Two-tier pay - a controversial concept that sprang up among airlines in the early 1980s - is starting to go out of style. The latest indication came Tuesday, when American Airlines, which pioneered the concept in the airline industry, agreed to eliminate this pay system for its flight attendants. The two-tier system established higher and lower pay scales for the same kind of work.
The tentative settlement narrowly forestalled a two-day walkout during the Christmas rush. The settlement still needs the approval of its flight attendants, which could occur as early as next week.
Although details of the proposed contract were not available, airline observers say the company will retain many of the benefits it has achieved from two-tier pay.
The idea behind the concept is straightforward. To save money in the recession years of the early 1980s, airlines offered their current union workers pay raises if, in return, the workers would allow the company to hire new employees at substantially lower wages.
American first introduced the concept in a 1983 contract with the Transport Workers Union, which represents ground workers. Later that year, the airline got its pilot union to agree to a similar proposal. The concept quickly spread throughout the industry.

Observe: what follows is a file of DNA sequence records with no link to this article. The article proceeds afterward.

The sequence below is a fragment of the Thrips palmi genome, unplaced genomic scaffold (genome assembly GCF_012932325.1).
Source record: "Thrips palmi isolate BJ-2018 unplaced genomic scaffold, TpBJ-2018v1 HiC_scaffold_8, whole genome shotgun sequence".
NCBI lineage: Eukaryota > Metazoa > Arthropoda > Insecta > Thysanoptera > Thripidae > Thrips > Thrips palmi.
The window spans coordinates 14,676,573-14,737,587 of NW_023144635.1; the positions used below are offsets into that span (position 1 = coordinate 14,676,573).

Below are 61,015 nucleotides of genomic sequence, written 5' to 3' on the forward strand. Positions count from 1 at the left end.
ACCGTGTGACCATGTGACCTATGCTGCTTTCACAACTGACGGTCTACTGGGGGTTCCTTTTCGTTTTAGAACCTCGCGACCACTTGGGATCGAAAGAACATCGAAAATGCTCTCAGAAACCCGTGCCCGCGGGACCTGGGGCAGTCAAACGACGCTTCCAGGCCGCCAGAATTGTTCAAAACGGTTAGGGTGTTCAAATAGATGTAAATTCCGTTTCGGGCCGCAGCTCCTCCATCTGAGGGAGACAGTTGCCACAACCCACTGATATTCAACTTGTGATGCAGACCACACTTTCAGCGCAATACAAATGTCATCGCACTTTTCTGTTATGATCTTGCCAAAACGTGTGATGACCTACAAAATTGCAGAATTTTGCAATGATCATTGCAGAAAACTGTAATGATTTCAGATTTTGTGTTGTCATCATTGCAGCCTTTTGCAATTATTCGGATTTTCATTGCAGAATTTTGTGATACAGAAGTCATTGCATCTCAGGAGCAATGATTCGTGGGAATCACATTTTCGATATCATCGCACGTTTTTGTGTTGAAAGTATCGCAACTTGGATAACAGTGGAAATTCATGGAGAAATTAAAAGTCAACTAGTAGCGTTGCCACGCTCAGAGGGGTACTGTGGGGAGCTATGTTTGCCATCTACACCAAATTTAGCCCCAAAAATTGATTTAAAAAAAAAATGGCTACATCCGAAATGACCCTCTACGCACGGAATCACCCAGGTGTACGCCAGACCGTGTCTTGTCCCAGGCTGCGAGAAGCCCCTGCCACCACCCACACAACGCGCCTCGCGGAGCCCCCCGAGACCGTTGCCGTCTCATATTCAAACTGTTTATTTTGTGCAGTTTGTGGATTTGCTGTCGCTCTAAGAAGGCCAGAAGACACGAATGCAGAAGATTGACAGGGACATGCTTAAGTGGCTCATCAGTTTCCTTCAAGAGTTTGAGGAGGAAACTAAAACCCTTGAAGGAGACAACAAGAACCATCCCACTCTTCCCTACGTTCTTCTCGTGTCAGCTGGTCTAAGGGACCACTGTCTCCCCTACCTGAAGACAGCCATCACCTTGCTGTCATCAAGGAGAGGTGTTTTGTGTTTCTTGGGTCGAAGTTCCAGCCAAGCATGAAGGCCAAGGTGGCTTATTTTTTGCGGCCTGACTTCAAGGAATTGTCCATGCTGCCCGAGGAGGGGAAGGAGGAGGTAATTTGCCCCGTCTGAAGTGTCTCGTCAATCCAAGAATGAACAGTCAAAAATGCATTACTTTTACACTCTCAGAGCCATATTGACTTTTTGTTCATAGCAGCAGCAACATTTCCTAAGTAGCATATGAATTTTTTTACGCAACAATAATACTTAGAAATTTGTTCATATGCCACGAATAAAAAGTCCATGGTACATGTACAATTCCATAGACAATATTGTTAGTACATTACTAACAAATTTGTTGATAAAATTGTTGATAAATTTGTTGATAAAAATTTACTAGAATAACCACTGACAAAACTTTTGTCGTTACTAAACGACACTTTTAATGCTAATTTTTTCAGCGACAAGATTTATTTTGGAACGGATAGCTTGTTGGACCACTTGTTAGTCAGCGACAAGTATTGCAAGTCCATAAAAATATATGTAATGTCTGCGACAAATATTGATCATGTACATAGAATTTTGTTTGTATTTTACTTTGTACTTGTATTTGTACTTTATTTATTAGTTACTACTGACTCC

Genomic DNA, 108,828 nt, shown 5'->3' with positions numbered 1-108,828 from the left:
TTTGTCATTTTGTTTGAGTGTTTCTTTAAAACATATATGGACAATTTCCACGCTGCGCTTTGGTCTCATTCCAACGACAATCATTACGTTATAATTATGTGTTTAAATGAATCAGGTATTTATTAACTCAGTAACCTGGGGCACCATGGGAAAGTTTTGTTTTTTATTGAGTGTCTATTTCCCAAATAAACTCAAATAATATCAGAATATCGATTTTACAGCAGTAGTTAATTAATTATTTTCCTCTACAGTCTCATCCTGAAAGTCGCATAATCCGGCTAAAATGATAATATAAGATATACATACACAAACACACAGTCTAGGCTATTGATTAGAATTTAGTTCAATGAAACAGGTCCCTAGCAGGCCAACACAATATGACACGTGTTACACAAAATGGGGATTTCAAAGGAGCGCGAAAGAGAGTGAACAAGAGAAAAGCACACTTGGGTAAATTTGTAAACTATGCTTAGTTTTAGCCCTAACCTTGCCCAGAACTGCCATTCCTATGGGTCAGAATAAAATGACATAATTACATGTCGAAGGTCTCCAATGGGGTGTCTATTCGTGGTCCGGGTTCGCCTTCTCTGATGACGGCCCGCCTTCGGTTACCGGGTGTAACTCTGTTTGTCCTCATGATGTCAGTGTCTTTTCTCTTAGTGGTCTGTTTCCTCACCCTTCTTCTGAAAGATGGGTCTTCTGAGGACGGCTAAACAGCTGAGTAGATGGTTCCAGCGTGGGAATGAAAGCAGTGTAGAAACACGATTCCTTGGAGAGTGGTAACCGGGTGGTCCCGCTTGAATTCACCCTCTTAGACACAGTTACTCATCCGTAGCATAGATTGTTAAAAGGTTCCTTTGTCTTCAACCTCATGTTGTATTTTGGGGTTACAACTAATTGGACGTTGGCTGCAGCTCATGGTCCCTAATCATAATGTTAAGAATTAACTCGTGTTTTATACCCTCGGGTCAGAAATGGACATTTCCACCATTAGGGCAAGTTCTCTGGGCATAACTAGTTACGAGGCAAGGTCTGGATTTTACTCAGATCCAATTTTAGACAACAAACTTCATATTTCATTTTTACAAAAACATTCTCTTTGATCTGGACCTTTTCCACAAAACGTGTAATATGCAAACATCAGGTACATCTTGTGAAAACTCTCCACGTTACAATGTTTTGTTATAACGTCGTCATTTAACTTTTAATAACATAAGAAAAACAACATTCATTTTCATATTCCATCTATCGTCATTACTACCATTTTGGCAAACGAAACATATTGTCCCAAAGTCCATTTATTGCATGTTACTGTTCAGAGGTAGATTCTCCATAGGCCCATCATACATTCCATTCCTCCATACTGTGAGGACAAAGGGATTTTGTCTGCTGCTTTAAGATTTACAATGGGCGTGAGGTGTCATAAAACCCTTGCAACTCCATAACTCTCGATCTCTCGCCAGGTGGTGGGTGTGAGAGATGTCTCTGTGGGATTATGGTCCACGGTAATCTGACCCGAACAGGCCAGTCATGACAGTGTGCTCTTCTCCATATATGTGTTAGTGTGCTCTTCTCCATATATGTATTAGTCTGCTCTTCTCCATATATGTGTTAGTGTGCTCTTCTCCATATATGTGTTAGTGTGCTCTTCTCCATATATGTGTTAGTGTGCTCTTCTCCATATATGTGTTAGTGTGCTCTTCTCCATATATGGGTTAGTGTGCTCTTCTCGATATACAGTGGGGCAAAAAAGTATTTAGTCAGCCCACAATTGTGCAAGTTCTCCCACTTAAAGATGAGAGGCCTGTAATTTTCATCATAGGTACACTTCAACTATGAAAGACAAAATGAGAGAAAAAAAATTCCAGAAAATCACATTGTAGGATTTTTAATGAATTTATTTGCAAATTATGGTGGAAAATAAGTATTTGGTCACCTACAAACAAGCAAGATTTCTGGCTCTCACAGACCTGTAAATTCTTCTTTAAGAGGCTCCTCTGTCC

Recently, though, the Fort Worth, Texas, company has moved away from the overt use of two-tier pay, having agreed to a single wage scale for both the pilots and ground workers of the airline. The proposed six-year contract for American's 12,000 flight attendants would also merge the two scales. Analysts who observe the airline industry believe the trend will be picked up throughout the industry.
``The two-tier [pay scale] has been devolving very rapidly from its original intent,'' says Kit Darby, vice-president of Future Aviation Professionals of America, a career information service in Decatur, Ga.
Unable to attract enough qualified workers, American and other airlines have increased the wages of the lower scale and agreed to bring them up more quickly to the higher scale of the current workers, he says.
The airlines still benefit, though, because the new wages for entering workers remain significantly below the wages paid prior to the two-tier system.
``I think we are beginning to see movement in that direction,'' says one airline industry expert. ``While they [the airlines] may eliminate it, you won't see a return to the old days of pay rates.''
Russell Mack, a spokesman for American, said the rapidly expanding company was pleased with the proposed contract.
``As long as we continue to have the ability to hire at market rates, the fact of a single scale is all right with us. ... We consider [the new agreement] to be a market-rate scale,'' he said.
One airline industry expert, familiar with the settlement, said the agreement would represent increased pay for flight attendants at the lower scale but perhaps would not match the contracts already in force at other airlines.